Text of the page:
You are wrong. See T. Rex and the Crater of Doom. The clearest evidence of an abrupt extinction is the abrupt and total change in the foramintifera.
Actually the clearest evidence against an abrupt extinction is the little change in plankton
a) Diatoms. The K-T event did not much affect the diatoms. Harwood (1988), based on studies from Seymour Island, eastern Antarctic Peninsula, the first to record siliceous microfossil assemblages across a K-T boundary sequence, notes that diatom survivorship across the K-T boundary was above 90 percent. Resting spores increase from 7 percent below to 35 percent across the K-T boundary.
b) Dinoflagellates. Dinoflagellates also were little affected by the K-T event (Bujak and Williams, 1979). Brinkhuis and Zachariasse (1988) record no accelerated rates of extinction across the K-T boundary in Tunisia. Nor does Hultberg (1986) in Scandinavia. Danish dinoflagellates responded more by appearance of new species than by extinctions (Hansen, 1977), as did Seymour Island assemblages (Askin, 1988).
c) Yes other plankton did suffer massive extinctions but it wasn't because of the Asteroid or K-T event.
Marine calcareous microplankton, the coccolithophorids and planktonic foraminifera, were hit hardest of all by the K-T event. Thierstein (1981) proposes that the coccolithophorids extinctions were the most severe plankton extinction event in geologic history; via a "deconvolution" process, Thierstein (1981, 1982) reduced a Cretaceous-Tertiary "transition," in which Cretaceous assemblages were replaced by "new" Tertiary taxa, to an instantaneous catastrophe. Perch-Nielsen et al. (1982) note that the "catastrophic event"at the K-T boundary did not result in geologically instant extinction of the calcareous nannoplankton, and that most Cretaceous species survived the event. At DSDP Site 524, a sample above the K-T boundary contains 90 percent Cretaceous species. Isotopic analyses indicated that the Cretaceous species were not reworked specimens, but represented survivors of the K-T event that continued to reproduce in the earliest Tertiary oceans. The relict species became extinct some tens of thousands of years after K-T boundary time, probably via environmental stresses.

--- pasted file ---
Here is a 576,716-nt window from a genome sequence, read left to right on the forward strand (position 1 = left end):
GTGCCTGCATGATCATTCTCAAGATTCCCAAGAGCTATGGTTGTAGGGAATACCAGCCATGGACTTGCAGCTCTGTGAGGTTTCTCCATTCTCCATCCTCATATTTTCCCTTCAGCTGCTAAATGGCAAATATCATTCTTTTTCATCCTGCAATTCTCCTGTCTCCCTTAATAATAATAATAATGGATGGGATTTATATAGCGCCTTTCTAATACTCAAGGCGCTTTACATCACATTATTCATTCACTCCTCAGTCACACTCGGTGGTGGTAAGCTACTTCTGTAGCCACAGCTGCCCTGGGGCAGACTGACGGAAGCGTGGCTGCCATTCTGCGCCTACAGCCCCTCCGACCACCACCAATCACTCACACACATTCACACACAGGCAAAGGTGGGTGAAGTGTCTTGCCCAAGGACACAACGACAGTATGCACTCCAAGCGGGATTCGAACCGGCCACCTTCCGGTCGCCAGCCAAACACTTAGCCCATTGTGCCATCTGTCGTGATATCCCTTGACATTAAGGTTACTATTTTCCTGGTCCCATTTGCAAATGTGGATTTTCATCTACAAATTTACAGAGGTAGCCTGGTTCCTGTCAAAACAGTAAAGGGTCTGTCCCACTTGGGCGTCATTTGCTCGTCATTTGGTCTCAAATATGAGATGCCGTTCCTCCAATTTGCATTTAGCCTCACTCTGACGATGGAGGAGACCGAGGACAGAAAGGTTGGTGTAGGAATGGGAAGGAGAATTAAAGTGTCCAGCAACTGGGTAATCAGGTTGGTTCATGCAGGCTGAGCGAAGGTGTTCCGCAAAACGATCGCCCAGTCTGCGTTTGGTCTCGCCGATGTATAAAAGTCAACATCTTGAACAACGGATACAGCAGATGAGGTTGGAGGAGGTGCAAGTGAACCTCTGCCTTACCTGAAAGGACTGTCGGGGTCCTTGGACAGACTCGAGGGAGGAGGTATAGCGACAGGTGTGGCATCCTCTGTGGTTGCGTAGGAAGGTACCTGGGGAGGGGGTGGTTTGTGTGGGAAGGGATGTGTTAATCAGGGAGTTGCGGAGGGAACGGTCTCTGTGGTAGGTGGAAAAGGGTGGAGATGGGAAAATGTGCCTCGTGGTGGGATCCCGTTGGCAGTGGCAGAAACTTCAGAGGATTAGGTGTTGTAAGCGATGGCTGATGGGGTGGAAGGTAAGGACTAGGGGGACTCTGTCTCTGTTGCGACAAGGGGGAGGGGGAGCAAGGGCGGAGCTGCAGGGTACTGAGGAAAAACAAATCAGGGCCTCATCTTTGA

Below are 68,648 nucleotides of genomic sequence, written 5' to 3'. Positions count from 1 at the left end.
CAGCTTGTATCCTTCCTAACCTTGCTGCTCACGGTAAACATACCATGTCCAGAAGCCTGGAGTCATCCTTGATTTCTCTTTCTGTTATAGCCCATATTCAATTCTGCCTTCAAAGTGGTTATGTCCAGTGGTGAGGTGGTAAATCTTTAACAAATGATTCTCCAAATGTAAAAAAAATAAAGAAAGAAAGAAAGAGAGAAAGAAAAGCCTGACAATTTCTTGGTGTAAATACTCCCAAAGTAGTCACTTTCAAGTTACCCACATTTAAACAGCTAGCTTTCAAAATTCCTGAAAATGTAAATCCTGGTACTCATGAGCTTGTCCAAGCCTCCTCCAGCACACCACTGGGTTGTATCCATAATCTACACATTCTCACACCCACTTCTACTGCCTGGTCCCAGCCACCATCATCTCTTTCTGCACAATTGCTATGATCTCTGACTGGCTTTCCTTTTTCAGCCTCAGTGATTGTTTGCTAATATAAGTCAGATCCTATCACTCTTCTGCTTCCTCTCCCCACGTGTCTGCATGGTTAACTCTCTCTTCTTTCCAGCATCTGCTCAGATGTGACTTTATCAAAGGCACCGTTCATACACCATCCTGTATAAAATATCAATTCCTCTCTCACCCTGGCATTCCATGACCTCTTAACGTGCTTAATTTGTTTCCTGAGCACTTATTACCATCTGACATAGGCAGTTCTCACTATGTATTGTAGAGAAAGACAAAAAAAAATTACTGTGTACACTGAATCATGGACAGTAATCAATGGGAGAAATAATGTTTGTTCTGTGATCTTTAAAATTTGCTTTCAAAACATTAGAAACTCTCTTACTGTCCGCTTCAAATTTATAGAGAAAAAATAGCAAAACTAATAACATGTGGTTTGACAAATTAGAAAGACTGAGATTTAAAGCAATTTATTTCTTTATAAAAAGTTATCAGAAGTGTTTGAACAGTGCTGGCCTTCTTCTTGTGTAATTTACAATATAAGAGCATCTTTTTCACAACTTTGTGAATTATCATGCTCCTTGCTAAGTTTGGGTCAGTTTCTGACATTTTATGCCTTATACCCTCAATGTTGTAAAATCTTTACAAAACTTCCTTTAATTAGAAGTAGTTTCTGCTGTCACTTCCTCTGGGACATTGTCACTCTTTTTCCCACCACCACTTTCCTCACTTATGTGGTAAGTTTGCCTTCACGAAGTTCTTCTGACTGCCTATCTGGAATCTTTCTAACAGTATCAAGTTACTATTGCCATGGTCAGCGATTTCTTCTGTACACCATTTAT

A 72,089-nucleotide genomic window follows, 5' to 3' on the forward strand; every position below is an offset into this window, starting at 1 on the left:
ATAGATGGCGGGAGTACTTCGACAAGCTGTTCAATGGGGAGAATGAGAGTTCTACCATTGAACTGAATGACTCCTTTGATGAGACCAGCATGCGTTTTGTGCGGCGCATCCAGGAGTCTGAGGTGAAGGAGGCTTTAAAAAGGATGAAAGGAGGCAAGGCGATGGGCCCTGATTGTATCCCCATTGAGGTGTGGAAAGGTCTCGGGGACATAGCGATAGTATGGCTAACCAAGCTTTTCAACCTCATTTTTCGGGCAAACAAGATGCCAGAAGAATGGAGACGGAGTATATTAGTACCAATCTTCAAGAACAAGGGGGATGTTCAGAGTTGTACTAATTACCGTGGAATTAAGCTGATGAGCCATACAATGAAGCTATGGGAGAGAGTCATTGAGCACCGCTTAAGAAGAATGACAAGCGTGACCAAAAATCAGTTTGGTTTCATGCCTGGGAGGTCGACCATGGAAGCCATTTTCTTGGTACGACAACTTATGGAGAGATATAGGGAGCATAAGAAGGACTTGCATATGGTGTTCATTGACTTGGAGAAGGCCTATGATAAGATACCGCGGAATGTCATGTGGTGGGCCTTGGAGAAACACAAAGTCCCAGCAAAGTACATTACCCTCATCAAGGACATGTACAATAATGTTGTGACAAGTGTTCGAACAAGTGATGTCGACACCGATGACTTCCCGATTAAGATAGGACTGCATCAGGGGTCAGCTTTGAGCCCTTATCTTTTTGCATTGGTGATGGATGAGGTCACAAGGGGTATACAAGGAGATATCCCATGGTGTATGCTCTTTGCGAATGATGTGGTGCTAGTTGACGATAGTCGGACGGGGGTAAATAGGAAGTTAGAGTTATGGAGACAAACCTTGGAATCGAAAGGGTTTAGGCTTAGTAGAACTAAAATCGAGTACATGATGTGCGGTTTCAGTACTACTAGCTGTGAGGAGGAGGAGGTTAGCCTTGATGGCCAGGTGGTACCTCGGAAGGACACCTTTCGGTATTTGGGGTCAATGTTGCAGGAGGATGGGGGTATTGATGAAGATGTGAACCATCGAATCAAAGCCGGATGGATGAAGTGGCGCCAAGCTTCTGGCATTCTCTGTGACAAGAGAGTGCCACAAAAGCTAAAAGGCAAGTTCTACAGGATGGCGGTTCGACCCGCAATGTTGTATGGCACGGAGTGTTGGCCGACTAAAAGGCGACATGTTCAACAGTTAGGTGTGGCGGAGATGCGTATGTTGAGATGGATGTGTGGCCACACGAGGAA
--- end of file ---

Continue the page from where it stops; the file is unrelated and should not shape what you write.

d) Antia and Cheng's (1970) work on survival times of phytoplankton species in complete darkness indicate that 1 month of complete blackout would produce 13 percent extinction, 3 months 68 percent extinction , and 6 months 81 percent. Thus, the 6 month to 1 year global blackout predicted by Wolbach et al. (1985) would have obliterated diatoms, dinoflagellate, and coccolithophorids precisely at the K-T boundary. A blackout event is not reflected in the algal record. The calcareous coccolithophorids and foraminifera were likely affected by pH change of the marine mixed layer via CO2 mantle degassing by the Deccan Traps volcanism.
So please tell me how did photoplankton who depend on sunlight for their very exsistance not only not die out but actually thrive during a global blackout??
e) And the real kicker is, Microfossils are actually found in the Chicxulub crater itself!!! and even though they are essentially at "Ground Zero" they show no ill effects.
Thank you for providing some supporting data. I had not yet pawed through my boxes of paleo papers in the garage. Although I am much more familiar with the Tertiary stratigraphy and micropaleontology of California (for instance, the work of Robert Kleinpell and Manley Natland), I have some experience with the K-T boundary as exposed on the west coast. Needless to say, there is nothing particularly dramatic about it - lithologically or paleontologically. As a matter of fact, the boundary is variable and gradational here.